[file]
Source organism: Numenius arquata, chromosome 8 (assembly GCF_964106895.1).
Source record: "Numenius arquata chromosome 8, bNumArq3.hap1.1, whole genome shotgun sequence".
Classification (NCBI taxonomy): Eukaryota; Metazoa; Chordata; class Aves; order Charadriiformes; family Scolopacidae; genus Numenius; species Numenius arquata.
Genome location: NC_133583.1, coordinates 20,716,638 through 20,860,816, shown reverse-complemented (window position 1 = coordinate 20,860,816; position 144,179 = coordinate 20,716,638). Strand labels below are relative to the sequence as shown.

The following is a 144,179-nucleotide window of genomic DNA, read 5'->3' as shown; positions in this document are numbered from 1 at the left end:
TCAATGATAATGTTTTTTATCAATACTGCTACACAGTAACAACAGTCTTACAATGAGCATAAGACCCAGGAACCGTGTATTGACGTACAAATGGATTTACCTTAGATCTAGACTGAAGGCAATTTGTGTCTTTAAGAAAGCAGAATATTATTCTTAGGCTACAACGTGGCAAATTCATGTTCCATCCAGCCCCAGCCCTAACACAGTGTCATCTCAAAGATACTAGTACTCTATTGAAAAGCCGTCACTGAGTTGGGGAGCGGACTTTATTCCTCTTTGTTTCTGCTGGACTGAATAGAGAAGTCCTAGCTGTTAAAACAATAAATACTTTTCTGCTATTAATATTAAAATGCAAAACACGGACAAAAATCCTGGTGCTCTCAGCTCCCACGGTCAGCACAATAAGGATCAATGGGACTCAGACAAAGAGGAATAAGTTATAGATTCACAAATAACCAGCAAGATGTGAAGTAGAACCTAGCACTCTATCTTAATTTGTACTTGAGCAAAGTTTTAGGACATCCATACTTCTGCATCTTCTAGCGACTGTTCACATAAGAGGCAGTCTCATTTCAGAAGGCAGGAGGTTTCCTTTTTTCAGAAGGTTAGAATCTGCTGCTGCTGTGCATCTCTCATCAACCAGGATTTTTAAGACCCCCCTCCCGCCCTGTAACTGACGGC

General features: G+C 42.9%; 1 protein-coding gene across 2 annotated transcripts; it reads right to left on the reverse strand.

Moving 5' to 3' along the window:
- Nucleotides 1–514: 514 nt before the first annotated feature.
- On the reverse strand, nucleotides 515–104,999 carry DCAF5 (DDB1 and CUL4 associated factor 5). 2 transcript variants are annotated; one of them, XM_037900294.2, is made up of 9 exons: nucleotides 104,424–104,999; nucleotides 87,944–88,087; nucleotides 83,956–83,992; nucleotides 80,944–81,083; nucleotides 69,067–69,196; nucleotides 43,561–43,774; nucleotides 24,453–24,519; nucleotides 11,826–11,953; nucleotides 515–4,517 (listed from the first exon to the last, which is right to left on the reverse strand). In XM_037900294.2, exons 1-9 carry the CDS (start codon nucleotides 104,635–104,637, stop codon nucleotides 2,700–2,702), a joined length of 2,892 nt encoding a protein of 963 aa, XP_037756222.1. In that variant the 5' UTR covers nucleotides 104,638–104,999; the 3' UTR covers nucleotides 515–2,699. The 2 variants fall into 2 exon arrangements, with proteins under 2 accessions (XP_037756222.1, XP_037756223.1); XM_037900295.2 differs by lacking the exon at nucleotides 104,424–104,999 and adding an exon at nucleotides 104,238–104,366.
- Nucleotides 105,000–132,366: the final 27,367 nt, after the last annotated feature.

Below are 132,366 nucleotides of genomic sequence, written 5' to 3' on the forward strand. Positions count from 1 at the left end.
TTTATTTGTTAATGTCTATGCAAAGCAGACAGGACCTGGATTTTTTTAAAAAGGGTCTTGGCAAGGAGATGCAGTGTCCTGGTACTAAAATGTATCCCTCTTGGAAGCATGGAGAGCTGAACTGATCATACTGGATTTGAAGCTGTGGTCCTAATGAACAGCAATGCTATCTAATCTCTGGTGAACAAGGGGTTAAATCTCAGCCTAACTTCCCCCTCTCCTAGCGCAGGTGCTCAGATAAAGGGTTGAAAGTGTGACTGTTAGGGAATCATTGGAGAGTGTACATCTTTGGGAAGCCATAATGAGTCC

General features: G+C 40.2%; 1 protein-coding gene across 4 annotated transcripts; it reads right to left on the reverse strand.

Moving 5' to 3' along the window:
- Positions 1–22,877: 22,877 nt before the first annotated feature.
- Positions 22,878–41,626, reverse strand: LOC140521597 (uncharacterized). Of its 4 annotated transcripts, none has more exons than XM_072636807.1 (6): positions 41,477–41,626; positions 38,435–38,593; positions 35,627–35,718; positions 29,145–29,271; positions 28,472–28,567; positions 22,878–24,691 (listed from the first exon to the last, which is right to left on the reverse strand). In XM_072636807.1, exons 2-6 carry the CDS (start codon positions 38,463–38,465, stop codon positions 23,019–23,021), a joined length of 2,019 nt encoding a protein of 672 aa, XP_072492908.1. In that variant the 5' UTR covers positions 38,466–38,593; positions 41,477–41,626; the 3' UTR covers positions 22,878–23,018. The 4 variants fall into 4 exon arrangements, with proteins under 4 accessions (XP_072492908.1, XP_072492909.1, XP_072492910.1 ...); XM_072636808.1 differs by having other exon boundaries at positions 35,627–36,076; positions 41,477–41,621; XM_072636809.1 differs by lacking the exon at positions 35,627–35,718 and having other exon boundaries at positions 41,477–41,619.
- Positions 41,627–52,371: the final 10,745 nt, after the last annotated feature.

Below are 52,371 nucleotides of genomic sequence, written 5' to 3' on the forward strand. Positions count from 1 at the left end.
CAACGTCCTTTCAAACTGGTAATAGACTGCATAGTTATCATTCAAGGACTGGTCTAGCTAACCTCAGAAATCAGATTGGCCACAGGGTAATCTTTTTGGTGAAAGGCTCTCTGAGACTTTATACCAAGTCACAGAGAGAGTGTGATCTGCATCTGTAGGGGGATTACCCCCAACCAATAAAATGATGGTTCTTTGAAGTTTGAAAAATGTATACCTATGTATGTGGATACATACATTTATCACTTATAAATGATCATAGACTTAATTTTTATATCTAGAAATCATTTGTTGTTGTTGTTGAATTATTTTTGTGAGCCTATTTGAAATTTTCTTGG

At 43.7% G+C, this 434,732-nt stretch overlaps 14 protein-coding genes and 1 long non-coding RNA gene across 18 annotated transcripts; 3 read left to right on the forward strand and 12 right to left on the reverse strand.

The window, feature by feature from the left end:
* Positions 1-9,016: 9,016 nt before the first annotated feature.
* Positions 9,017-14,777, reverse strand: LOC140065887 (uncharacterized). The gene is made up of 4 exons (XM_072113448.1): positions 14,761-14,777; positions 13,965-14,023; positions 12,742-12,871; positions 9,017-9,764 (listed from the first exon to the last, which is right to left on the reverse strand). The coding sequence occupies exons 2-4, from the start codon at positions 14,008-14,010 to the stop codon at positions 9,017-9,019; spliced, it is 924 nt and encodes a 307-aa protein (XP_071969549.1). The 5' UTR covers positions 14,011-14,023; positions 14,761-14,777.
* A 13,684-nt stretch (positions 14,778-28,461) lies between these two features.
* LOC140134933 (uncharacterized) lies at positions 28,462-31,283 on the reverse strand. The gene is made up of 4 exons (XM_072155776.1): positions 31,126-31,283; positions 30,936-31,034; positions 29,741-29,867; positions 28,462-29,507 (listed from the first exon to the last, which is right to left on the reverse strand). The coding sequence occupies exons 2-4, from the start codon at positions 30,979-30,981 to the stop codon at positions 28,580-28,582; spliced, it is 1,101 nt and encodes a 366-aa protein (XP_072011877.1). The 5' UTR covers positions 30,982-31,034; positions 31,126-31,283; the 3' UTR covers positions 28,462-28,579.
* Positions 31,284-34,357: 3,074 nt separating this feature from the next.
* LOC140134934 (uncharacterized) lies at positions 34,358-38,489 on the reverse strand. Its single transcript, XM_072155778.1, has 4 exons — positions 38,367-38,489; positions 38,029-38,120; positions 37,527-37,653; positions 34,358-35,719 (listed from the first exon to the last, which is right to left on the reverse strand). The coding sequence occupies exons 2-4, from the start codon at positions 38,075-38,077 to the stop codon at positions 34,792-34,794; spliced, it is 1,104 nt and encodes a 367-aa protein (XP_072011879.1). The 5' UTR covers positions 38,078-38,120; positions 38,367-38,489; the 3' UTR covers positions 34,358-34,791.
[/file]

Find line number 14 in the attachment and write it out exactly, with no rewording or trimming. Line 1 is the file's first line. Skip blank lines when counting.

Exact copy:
General features: G+C 40.2%; 1 protein-coding gene across 4 annotated transcripts; it reads right to left on the reverse strand.